|Type||Journal Article - Malaria journal|
|Title||Household clustering of asymptomatic malaria infections in Xepon district, Savannakhet province, Lao PDR|
In the Lao PDR, malaria morbidity and mortality have remarkably decreased over the past decade. However, asymptomatic infections in rural villages contribute to the on-going local transmission. The primary objective of this study was to explore the characteristics of infections in a malaria-endemic district of the Lao PDR. The specific objectives were to investigate the prevalence and species of malaria parasites using molecular methods and to assess individual and household parasite levels and the characteristics associated with malaria infection.
The study population included 870 participants from 236 households in 10 villages of the Xepon district. Interviews, blood examinations and body temperature measurements were conducted between August and September 2013. A multilevel logistic regression model, with adjustment for clustering effects, was used to assess the association between predictor variables and an outcome variable (malaria infection status as principally determined by PCR). The predictive factors included individual-level factors (age, gender, past fever episode, and forest activity during night time) and household-level factors (household member size, household bed net usage/density and a household with one other malaria-infected member).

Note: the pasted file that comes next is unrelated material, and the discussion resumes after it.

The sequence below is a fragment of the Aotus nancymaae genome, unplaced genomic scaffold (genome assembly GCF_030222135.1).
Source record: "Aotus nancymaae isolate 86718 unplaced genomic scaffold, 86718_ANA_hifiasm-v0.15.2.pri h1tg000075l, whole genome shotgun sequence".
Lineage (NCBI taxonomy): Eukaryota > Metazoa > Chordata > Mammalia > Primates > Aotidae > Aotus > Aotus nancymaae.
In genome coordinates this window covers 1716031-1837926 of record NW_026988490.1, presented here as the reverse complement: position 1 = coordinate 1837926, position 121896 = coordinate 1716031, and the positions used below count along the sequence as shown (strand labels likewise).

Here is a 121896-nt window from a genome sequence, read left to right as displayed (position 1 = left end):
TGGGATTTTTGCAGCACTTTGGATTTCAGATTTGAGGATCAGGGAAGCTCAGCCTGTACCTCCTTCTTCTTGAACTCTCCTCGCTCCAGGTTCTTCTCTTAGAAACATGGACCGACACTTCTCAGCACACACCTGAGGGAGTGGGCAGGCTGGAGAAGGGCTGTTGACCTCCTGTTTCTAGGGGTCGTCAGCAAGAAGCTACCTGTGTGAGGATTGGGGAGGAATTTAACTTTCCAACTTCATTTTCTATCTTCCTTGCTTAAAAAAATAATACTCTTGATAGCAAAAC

Fifty-two participants (including 26 children) tested positive (positive rate: 6.0 %): Plasmodium falciparum mono-infection was the most common infection (n = 41, 78.8 %), followed by P. falciparum and Plasmodium vivax mixed infections (n = 9, 17.3 %). The majority of infected participants (n = 42, 80.8 %) had no fever episodes in the two previous weeks or a measurable fever (>37 °C) at the time of survey. Living in a household with one other malaria-infected member significantly increased the odds of infection (odds ratio 24.33, 95 % confidence interval 10.15–58.32). Among the 40 households that had at least one infected member, nine households were responsible for 40.4 % of the total infections.
Plasmodium vivax was detected more frequently than it was reported from the district hospital. Most infections were asymptomatic and sub-microscopic and were highly clustered within households. To further eliminate malaria in Xepon and other similar settings in the country, the National Malaria Control Programme should consider household-based strategies, including reactive case detection targeting the household members of index cases.
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